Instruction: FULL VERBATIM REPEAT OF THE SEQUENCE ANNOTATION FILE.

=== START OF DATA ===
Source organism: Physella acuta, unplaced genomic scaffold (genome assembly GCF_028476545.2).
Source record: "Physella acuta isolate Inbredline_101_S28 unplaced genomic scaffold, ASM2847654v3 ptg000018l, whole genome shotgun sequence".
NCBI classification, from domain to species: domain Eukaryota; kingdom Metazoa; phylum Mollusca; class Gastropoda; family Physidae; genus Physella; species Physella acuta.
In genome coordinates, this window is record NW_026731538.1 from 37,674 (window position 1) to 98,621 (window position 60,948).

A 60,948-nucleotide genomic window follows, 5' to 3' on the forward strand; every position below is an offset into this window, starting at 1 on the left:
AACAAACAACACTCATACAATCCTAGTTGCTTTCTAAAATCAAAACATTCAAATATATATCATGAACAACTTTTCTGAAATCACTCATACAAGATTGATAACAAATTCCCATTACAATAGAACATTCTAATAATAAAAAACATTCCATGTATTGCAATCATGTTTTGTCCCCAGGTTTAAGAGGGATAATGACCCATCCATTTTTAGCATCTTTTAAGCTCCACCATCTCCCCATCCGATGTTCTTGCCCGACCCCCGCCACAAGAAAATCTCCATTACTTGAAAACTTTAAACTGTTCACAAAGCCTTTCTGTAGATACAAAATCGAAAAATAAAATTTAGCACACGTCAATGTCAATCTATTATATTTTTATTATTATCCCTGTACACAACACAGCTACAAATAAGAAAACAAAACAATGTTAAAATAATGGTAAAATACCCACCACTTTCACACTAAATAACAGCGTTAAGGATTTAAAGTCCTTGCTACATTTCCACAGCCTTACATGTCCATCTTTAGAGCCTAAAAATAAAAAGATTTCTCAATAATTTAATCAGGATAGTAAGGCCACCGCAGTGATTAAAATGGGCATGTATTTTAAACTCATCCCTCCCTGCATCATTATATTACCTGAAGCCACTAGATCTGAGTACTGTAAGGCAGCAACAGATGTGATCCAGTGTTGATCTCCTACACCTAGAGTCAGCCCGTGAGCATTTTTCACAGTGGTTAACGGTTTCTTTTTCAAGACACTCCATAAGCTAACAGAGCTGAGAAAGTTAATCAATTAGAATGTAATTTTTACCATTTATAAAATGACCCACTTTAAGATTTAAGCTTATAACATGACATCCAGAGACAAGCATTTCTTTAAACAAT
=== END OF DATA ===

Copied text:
Source organism: Physella acuta, unplaced genomic scaffold (genome assembly GCF_028476545.2).
Source record: "Physella acuta isolate Inbredline_101_S28 unplaced genomic scaffold, ASM2847654v3 ptg000018l, whole genome shotgun sequence".
NCBI classification, from domain to species: domain Eukaryota; kingdom Metazoa; phylum Mollusca; class Gastropoda; family Physidae; genus Physella; species Physella acuta.
In genome coordinates, this window is record NW_026731538.1 from 37,674 (window position 1) to 98,621 (window position 60,948).

A 60,948-nucleotide genomic window follows, 5' to 3' on the forward strand; every position below is an offset into this window, starting at 1 on the left:
AACAAACAACACTCATACAATCCTAGTTGCTTTCTAAAATCAAAACATTCAAATATATATCATGAACAACTTTTCTGAAATCACTCATACAAGATTGATAACAAATTCCCATTACAATAGAACATTCTAATAATAAAAAACATTCCATGTATTGCAATCATGTTTTGTCCCCAGGTTTAAGAGGGATAATGACCCATCCATTTTTAGCATCTTTTAAGCTCCACCATCTCCCCATCCGATGTTCTTGCCCGACCCCCGCCACAAGAAAATCTCCATTACTTGAAAACTTTAAACTGTTCACAAAGCCTTTCTGTAGATACAAAATCGAAAAATAAAATTTAGCACACGTCAATGTCAATCTATTATATTTTTATTATTATCCCTGTACACAACACAGCTACAAATAAGAAAACAAAACAATGTTAAAATAATGGTAAAATACCCACCACTTTCACACTAAATAACAGCGTTAAGGATTTAAAGTCCTTGCTACATTTCCACAGCCTTACATGTCCATCTTTAGAGCCTAAAAATAAAAAGATTTCTCAATAATTTAATCAGGATAGTAAGGCCACCGCAGTGATTAAAATGGGCATGTATTTTAAACTCATCCCTCCCTGCATCATTATATTACCTGAAGCCACTAGATCTGAGTACTGTAAGGCAGCAACAGATGTGATCCAGTGTTGATCTCCTACACCTAGAGTCAGCCCGTGAGCATTTTTCACAGTGGTTAACGGTTTCTTTTTCAAGACACTCCATAAGCTAACAGAGCTGAGAAAGTTAATCAATTAGAATGTAATTTTTACCATTTATAAAATGACCCACTTTAAGATTTAAGCTTATAACATGACATCCAGAGACAAGCATTTCTTTAAACAAT